system is more than a mouse click away, as the pilot study participants
realized at the project’s outset.
"The major challenge involves translating a paper document, developed
initially as a guide for pathologists to report malignant tumors, into
machine-readable codes that can be transferred" to state cancer registries,
says Kathleen Davidson-Allen, a quality control specialist at the California
The CDC-NPCR project brings to the table the various players in pathology,
public health, cancer surveillance, and information technology needed
to figure out how to pull off that feat. Says C/Net’s Dr. Gordon: "Half
of the pilot project has involved defining standards for messages so that
other vendors that want to implement synoptic reporting will have a clear
guide. As people get excited about this type of system, we don’t want
vendors to develop incompatible products, which means we will go back
to being the Tower of Babel."
The most difficult part of the project was combining the expertise of
the CDC, the Ohio and California cancer registries and their software
vendors, the CAP’s Cancer Committee and the CAP’s Division of SNOMED International
(the latter maintains SNOMED CT), and the two anatomic pathology labs
that are transmitting the data for the pilot.
"The group had to look at the way data are coded and how to standardize
information in a way that could be used for computerized functions," says
Georgette Haydu, administrative manager for the Ohio cancer registry.
"Although that required a lot of work and cooperation, it was great to
watch people from different fields unite and come up with a ’programmable’
pathology reporting checklist."
To standardize data submission and transmission, the pilot participants
chose to use Logical Observation Identifiers Names and Codes, or LOINC,
as the codes for the questions or metadata, and the CAP’s SNOMED CT codes
for the answers (or data items) to the questions on the three CAP colon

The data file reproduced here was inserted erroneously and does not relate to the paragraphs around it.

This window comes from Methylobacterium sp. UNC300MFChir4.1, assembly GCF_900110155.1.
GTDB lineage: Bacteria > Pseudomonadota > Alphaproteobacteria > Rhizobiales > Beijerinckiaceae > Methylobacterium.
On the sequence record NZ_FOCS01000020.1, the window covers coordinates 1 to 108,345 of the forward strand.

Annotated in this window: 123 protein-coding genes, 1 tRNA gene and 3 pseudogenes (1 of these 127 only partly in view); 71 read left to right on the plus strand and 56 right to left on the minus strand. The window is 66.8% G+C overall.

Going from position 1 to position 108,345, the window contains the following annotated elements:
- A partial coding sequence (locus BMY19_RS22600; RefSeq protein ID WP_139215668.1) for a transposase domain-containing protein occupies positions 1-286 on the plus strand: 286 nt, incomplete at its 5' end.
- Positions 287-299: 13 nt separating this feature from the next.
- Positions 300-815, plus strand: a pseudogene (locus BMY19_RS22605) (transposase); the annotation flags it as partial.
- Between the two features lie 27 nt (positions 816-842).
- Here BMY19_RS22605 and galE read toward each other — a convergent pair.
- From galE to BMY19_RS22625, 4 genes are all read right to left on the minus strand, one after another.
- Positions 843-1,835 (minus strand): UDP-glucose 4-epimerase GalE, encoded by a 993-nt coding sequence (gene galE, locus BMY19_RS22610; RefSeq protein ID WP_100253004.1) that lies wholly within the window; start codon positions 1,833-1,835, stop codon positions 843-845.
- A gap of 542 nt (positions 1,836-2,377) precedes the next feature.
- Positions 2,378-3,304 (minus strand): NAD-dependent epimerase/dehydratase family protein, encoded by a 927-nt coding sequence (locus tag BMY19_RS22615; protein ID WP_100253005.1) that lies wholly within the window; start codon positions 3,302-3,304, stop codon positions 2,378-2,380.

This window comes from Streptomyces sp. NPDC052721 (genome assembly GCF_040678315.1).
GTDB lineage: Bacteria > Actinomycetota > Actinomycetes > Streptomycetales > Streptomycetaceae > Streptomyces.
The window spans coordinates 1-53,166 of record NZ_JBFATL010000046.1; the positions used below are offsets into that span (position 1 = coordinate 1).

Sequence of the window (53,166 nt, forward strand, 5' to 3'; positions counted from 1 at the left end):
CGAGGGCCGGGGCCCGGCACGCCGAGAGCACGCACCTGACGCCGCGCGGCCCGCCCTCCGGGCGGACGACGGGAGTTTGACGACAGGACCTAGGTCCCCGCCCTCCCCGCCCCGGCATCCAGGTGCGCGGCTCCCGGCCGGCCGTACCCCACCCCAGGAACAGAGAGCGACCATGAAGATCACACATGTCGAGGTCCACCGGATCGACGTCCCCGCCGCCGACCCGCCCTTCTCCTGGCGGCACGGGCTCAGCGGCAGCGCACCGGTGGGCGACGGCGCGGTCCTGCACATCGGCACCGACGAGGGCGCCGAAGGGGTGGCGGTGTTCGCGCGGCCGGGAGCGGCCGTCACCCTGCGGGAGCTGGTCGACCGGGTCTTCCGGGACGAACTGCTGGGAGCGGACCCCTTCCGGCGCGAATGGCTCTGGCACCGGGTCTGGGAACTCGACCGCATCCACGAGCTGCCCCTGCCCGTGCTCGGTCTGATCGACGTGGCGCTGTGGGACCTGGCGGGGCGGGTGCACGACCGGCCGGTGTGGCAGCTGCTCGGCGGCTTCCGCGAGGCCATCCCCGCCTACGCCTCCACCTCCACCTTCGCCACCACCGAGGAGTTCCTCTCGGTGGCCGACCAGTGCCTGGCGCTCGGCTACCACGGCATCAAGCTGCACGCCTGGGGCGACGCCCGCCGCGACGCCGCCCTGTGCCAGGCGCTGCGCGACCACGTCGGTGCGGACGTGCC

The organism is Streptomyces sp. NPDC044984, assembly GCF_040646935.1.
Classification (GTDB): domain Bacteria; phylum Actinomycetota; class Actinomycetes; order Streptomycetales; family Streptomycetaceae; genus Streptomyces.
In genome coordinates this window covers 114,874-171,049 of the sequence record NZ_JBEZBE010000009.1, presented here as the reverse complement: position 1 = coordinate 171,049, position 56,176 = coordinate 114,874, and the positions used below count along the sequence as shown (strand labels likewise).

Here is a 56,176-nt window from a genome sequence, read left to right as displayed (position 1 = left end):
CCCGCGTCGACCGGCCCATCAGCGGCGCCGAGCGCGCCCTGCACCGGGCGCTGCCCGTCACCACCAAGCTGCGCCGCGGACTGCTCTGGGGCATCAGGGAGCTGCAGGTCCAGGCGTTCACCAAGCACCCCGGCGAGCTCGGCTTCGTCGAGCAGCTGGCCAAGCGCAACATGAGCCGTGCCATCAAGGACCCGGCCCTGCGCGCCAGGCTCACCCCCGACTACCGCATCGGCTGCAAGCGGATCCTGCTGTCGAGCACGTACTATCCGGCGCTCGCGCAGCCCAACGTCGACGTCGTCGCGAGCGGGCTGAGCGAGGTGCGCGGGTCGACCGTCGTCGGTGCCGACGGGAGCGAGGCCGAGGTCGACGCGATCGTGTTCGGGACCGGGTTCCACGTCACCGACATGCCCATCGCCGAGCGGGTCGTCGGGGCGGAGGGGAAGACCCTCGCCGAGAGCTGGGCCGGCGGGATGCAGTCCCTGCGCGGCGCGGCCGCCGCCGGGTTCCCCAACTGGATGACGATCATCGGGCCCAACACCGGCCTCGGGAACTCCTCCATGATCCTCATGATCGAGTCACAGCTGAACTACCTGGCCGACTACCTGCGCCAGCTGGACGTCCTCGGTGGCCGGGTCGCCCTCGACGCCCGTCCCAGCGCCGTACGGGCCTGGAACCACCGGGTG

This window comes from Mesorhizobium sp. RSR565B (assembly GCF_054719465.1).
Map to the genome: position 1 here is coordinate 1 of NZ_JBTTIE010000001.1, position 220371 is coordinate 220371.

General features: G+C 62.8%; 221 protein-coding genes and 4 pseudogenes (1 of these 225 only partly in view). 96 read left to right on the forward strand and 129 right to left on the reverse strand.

and rectal cancer checklists. The pathology synoptic reports are thus
encoded with LOINC and SNOMED CT codes and transmitted using Health Level
7, version 2.3.14. HL7 is an information exchange protocol used in health
care and by the CDC’s Public Health Information Network for reporting
Though the pilot study had a couple of months to go at press time, the
Ohio and California cancer registries already had preliminary results
that will help fine-tune the process for phase two of the pilot.
For one, they found they could exchange computerized text messages using
the standardized format, which was a key goal of the project.
The pilot involves a retrospective examination of existing narrative
pathology reports generated by the laboratories involved in the project
to see if pathologists in those labs routinely gather enough information
to complete the CAP colorectal checklists. "The goal," Dr. Gordon says,
"is to look at how much the labs would have to change their operations
to use the synoptic reporting, since this is a study about making pathology
reports more efficient to use by cancer registries." Based on a review
of 50 narrative reports, they found they could code what’s needed for
the synoptic reports— "96 percent of the required data items were
completed," he says.
In performing the retrospective review, the California Cancer Registry
also found a few items in the software program’s colorectal cancer protocol
data set that could not have been captured by looking solely at the narrative,
Dr. Gordon adds. "That means having to complete the synoptic report is
good for encouraging complete compliance with the CAP checklist."
The Ohio cancer registry is having two different cancer registrars abstract